Haven't read a quality dress-down of M.S. for a while.

Thanks for the reminder of why it's better to INVEST time in learning Linux, than to WASTE time attempting to figure out the "Black Box", "super secret", " .... oh God, if hackers found out about this !!!" reason for my PDC and BDC to stop talking to each other.

I'm not going to write the novel of what kind of admin job I had been doing previous to the above issue. I will simply say that I had MS Updates done (manually installed while I watched), firewalls up, anti-virus running and updated. The two Server 2000 boxes were communicating one day, and the next had stopped.

The ultimate solution, I had to promote the BDC to PDC. Reinstall the old PDC so it fixed the problem and then set it up as BDC.

Since I've moved to Linux, I have to take the covers off once in a while to dust!!!
Admin is pretty borning unless I want to spend time tracking down the origin of an attempted Hack or brute force password attack.

Sorry Angus, ... there I go MS Bashing!

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Love your post

by jrice In reply to Angus, is your brain a si ...

Your on the money. I support microsoft products and I use but I still dislike Microsoft as a company.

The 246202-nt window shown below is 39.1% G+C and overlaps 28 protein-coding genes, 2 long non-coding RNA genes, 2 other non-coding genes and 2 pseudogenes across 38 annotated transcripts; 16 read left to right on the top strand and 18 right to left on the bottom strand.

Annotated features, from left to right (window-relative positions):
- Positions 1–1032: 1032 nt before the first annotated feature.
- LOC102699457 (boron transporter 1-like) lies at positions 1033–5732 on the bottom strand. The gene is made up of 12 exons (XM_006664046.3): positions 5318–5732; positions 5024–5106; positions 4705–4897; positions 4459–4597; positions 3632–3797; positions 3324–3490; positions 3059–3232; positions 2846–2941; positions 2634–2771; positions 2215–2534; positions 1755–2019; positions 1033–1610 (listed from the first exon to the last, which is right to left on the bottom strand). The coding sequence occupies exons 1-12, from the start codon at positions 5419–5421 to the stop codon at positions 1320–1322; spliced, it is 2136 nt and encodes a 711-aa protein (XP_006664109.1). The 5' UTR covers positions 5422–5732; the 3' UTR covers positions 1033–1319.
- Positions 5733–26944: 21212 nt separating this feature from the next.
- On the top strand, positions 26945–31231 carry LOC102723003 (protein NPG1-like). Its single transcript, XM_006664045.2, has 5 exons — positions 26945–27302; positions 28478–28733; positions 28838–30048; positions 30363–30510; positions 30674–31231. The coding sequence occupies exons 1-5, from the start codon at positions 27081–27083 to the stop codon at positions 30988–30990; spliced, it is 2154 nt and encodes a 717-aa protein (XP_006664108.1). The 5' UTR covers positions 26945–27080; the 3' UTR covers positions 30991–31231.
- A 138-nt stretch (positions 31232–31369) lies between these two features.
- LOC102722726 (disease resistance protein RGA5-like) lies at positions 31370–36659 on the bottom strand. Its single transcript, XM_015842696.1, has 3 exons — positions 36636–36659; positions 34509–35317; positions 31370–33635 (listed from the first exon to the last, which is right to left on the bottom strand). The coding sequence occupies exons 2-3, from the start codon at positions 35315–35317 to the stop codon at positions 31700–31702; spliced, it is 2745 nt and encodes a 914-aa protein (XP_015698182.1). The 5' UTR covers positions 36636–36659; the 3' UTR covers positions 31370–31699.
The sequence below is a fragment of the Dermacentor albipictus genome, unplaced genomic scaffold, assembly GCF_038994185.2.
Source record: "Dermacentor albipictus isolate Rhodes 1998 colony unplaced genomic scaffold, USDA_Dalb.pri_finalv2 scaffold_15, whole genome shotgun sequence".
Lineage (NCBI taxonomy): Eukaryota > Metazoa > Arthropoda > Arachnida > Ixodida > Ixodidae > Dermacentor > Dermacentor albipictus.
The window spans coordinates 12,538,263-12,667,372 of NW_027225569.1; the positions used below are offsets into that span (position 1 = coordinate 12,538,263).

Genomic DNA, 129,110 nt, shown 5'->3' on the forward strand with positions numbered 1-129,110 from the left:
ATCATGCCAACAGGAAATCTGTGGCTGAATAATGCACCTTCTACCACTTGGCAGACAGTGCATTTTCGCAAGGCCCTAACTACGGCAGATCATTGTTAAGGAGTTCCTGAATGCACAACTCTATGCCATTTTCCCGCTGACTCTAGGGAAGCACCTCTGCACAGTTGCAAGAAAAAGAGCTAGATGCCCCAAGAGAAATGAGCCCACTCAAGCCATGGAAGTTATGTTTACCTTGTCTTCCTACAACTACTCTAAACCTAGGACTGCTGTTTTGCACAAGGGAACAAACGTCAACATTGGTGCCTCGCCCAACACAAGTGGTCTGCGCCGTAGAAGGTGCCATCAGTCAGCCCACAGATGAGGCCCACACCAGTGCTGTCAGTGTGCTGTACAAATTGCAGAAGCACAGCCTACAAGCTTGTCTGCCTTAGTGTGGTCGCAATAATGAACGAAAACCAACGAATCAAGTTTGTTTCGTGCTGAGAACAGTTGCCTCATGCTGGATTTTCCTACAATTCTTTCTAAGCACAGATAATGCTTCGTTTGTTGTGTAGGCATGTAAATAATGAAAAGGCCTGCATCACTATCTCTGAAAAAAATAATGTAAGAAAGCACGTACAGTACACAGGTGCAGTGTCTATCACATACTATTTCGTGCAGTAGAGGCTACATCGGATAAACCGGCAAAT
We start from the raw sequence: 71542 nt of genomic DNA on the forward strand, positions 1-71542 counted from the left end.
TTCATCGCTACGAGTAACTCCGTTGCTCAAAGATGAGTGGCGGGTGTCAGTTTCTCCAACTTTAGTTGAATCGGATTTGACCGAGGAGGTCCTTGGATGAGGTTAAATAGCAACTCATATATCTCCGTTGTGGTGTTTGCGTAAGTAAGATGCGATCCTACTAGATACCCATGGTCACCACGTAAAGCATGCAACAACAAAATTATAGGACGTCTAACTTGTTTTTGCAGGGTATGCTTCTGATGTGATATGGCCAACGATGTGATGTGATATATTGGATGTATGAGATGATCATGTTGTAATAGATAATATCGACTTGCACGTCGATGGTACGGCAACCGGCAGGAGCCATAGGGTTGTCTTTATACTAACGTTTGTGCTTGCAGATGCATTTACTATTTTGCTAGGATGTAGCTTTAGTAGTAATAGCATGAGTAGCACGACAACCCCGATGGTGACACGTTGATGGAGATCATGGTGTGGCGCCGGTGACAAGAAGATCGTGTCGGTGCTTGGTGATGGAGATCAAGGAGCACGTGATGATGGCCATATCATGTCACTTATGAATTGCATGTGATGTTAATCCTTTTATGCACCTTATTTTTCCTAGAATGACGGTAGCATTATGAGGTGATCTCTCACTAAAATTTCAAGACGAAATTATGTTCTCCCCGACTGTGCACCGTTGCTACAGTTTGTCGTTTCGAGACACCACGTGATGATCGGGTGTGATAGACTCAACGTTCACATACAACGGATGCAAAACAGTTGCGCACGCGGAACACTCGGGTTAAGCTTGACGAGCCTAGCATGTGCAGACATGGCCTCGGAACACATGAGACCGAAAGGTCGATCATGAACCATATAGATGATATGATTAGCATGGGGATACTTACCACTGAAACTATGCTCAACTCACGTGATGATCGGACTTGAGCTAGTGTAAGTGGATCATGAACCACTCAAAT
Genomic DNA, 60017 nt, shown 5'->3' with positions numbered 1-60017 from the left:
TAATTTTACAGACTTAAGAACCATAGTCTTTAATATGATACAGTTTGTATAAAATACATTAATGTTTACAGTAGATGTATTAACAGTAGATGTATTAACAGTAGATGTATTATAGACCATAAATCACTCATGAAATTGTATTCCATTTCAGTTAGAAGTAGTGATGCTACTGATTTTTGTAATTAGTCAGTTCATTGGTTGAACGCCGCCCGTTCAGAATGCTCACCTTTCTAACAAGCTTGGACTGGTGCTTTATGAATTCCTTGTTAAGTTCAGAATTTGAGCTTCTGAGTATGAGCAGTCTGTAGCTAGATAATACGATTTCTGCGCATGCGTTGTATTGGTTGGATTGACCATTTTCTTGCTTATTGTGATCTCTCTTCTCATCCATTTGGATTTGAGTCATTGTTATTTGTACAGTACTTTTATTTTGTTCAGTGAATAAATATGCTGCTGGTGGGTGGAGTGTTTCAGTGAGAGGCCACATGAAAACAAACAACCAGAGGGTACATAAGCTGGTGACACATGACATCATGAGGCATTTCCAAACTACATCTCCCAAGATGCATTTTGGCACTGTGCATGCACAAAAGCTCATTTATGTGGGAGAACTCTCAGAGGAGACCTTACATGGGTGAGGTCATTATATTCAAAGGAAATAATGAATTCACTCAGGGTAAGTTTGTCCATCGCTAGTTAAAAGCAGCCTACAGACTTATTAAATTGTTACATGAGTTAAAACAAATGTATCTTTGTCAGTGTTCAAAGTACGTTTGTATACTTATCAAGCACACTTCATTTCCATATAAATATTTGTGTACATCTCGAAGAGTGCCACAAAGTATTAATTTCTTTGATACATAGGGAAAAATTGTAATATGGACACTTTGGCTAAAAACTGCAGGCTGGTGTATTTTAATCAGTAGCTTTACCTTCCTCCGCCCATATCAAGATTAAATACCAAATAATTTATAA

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So in that case will you

by HAL 9000 Moderator In reply to Love your post

Be at the head of the Que when Visa sorry I meant Vista comes out as a production version and be one of the First Beta Testers that pays for the privilege of sorting out problems to M$?

That is one of my biggest bugbears with any new M$ OS we are nothing but Beta Testers who have to pay for the privilege to getting their products to actually work part way like M$ claims they will.

Col ]:)

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All very good points.. except...

by Alacrity In reply to Angus, is your brain a si ...

Why is it that I ran my entire company for 4 years on NT 4 server and Windows 98 workstations. Then upgraded the workstations to Windows 2000. Now I have Small Business Server 2003 and Windows XP pro, SP 2 and have been running the server since LAST august with only the reboots needed for patches and those apps that INSIST you reboot even though you don't HAVE to. And my general workstations run for many weeks without problem. MS Office (Outlook, Word, Excel, Front Page, Publisher, power point - often all running at the same time), QuickBooks Pro, Hot sync software for Pocket PC enabled phone, Several web pages (hey.. I ain't ALL work) Symantec antivirus and /or Firewall, AVG, Spybot and/or Ad Aware, etc, etc. This workstation I'm on now hasn't been re-booted since the last Norton AV update forced me into it 3 weeks ago. My last install of NT 4 SERVER wasn't rebooted for nearly 3 YEARS!